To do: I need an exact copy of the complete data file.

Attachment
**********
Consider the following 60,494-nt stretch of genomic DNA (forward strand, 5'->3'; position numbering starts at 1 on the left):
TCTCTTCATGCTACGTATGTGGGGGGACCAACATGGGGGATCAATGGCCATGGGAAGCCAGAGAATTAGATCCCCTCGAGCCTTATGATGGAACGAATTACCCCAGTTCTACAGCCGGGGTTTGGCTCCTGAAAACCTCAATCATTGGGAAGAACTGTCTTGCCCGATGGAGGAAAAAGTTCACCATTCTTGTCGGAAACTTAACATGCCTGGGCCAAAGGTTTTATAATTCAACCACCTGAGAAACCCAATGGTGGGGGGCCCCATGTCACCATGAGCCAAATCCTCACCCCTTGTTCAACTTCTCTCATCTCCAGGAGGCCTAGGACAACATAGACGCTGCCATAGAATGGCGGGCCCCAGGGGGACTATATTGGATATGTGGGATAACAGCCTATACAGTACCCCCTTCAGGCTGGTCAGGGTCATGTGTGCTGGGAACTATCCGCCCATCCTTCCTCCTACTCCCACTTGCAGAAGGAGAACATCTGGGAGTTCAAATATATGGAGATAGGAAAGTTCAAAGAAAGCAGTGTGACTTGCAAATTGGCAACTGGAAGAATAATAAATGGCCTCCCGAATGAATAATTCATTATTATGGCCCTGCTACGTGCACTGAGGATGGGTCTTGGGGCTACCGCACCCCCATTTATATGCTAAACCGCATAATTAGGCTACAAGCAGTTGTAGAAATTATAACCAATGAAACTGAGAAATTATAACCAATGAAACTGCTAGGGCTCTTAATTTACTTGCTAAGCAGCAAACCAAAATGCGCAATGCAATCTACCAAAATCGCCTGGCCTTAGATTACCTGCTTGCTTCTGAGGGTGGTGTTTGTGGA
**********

Consider the following 60,494-nt stretch of genomic DNA (forward strand, 5'->3'; position numbering starts at 1 on the left):
TCTCTTCATGCTACGTATGTGGGGGGACCAACATGGGGGATCAATGGCCATGGGAAGCCAGAGAATTAGATCCCCTCGAGCCTTATGATGGAACGAATTACCCCAGTTCTACAGCCGGGGTTTGGCTCCTGAAAACCTCAATCATTGGGAAGAACTGTCTTGCCCGATGGAGGAAAAAGTTCACCATTCTTGTCGGAAACTTAACATGCCTGGGCCAAAGGTTTTATAATTCAACCACCTGAGAAACCCAATGGTGGGGGGCCCCATGTCACCATGAGCCAAATCCTCACCCCTTGTTCAACTTCTCTCATCTCCAGGAGGCCTAGGACAACATAGACGCTGCCATAGAATGGCGGGCCCCAGGGGGACTATATTGGATATGTGGGATAACAGCCTATACAGTACCCCCTTCAGGCTGGTCAGGGTCATGTGTGCTGGGAACTATCCGCCCATCCTTCCTCCTACTCCCACTTGCAGAAGGAGAACATCTGGGAGTTCAAATATATGGAGATAGGAAAGTTCAAAGAAAGCAGTGTGACTTGCAAATTGGCAACTGGAAGAATAATAAATGGCCTCCCGAATGAATAATTCATTATTATGGCCCTGCTACGTGCACTGAGGATGGGTCTTGGGGCTACCGCACCCCCATTTATATGCTAAACCGCATAATTAGGCTACAAGCAGTTGTAGAAATTATAACCAATGAAACTGAGAAATTATAACCAATGAAACTGCTAGGGCTCTTAATTTACTTGCTAAGCAGCAAACCAAAATGCGCAATGCAATCTACCAAAATCGCCTGGCCTTAGATTACCTGCTTGCTTCTGAGGGTGGTGTTTGTGGA